Considerations before pitching your idea

Posted by kdow on Feb 15, 2016 3:03:45 PM

Build upon your raw idea using Porter’s Five Forces as a guide

Apparently one observable trait of a millennial descendant is entrepreneurship. And apparently, a millennial is anyone born between 1980 and 1995. Which means that there is 15 years worth of people born who are entrepreneurial as a basic trait. As a result, every single 8bit is a millennial (though I just about scrape in).

This fits neatly into the story of how so many startups are being born these days. Cash-rich baby boomers are funding idea-heavy millennials to pursue their dreams of being part of a company that changes the world. Everyone wants to found the next Slack.

Of course, not everyone is tech savvy. Not every business needs a full time dev team right out of the gates. Which is why 8bytes exists. Either to build & deploy a full stack environment, prototype an idea or be a virtual dev team on retainer.

But having an idea & some funding is only one part of the puzzle. Asking the right pre-execution questions is entirely another. Spending time on the app, service & offering to your prospects is what every entrepreneur obsesses over. But there’s more to the puzzle than that. So, here are some of the questions you need to ask yourself, the budding entrepreneur:

  1. If we built this, how easy would it be for another company (new or otherwise) to build the same thing and disrupt our activity?
  2. If there are similar existing solutions out there, what are the barriers to their customers switching to us?
  3. In the industry generally, where is demand generated from (i.e. which persona’s buy)?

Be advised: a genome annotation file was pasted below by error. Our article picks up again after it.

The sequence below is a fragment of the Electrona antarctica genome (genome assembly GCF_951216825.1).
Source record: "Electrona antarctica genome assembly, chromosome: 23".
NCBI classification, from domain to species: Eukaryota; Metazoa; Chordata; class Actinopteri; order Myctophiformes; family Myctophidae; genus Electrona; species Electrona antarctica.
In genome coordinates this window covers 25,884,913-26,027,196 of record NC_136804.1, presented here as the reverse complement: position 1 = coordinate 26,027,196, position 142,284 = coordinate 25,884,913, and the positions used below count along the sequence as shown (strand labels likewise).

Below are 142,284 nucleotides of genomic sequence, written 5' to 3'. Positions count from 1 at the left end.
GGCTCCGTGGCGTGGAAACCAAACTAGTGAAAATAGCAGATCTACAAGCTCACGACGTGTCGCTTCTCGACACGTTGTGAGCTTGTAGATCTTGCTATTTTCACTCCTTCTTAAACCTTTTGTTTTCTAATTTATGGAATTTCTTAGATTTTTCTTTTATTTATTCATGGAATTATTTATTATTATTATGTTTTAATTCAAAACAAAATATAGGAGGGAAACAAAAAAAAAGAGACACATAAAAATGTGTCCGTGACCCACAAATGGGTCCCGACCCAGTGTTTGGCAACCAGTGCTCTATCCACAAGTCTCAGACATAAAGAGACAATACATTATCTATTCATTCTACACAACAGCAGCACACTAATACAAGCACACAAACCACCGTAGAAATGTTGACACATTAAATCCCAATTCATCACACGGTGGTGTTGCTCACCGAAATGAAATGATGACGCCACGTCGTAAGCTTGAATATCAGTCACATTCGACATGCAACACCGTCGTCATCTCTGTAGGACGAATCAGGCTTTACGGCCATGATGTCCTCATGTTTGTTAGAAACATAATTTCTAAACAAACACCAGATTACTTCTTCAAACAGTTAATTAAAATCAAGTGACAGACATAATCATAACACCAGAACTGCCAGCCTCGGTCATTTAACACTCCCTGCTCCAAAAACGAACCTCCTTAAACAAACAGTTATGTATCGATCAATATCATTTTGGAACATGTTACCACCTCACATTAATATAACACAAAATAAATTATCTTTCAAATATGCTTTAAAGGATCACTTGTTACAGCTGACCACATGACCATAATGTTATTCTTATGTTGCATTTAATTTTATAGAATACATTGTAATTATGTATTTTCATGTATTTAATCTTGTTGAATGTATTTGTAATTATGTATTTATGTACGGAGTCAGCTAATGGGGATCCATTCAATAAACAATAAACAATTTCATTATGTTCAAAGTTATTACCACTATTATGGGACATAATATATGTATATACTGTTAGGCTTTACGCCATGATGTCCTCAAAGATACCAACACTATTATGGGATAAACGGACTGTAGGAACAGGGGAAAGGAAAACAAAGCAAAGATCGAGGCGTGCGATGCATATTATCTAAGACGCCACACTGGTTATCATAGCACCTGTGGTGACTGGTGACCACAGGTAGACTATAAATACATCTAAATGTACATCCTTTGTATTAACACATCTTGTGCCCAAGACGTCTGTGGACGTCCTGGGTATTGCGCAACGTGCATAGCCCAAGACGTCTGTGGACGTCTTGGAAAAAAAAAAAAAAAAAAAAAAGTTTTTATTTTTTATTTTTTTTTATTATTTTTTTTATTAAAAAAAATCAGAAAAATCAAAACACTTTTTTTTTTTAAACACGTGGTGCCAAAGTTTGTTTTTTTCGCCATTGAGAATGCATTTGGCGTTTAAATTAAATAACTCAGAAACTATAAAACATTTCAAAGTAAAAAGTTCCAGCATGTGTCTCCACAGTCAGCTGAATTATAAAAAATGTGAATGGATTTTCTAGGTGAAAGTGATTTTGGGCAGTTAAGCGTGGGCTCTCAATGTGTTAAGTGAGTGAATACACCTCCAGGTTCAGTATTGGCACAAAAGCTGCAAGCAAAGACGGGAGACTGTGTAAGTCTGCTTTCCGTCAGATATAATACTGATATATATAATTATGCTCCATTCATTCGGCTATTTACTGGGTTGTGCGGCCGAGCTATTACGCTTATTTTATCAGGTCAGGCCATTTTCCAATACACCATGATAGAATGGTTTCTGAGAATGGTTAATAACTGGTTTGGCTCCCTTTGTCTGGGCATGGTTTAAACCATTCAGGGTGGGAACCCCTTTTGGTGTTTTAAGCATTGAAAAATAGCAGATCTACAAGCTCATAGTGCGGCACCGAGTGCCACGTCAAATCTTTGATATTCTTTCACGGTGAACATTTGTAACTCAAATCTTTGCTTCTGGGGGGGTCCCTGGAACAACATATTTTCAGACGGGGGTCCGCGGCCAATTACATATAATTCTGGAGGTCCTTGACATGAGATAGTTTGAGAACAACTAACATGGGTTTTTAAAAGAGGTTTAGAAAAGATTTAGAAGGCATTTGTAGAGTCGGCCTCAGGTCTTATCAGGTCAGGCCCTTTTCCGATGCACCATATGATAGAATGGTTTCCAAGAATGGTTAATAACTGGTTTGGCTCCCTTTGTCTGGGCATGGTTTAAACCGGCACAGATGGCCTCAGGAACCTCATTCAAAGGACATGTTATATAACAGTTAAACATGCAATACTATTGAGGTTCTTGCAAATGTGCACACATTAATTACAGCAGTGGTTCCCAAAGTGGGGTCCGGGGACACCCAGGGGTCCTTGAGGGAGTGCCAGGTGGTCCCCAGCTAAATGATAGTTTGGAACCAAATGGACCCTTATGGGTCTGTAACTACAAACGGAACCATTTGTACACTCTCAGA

4. How many competitors are out there?

These questions help you frame your idea in a business context. They force you to think of your potential customer, and what that prospective customer is doing right now, before they buy into your idea. They might even re-frame some of your thinking to the extent that the idea warps & changes as a result!

What I’m addressing here is another trait of millennials: they’re too self-obsessed. Building an idea that can become an app or service is very self gratifying. There are a lot of quick wins; from the white board elevator pitch to the website being built in simple HTML. They’re very gratifying and quick to see results from. But the wider business strategy is a lot of deep thinking and spreadsheets. Not nearly as sexy. But almost always more important than v1 of your app.

Think about those before you pitch, and you’ll almost always be more prepared than the person who didn’t think of their prospects & competitors!

For those seeking further reading on this, check out anything related to Porter’s Five Forces… which is what I nabbed some of this from!

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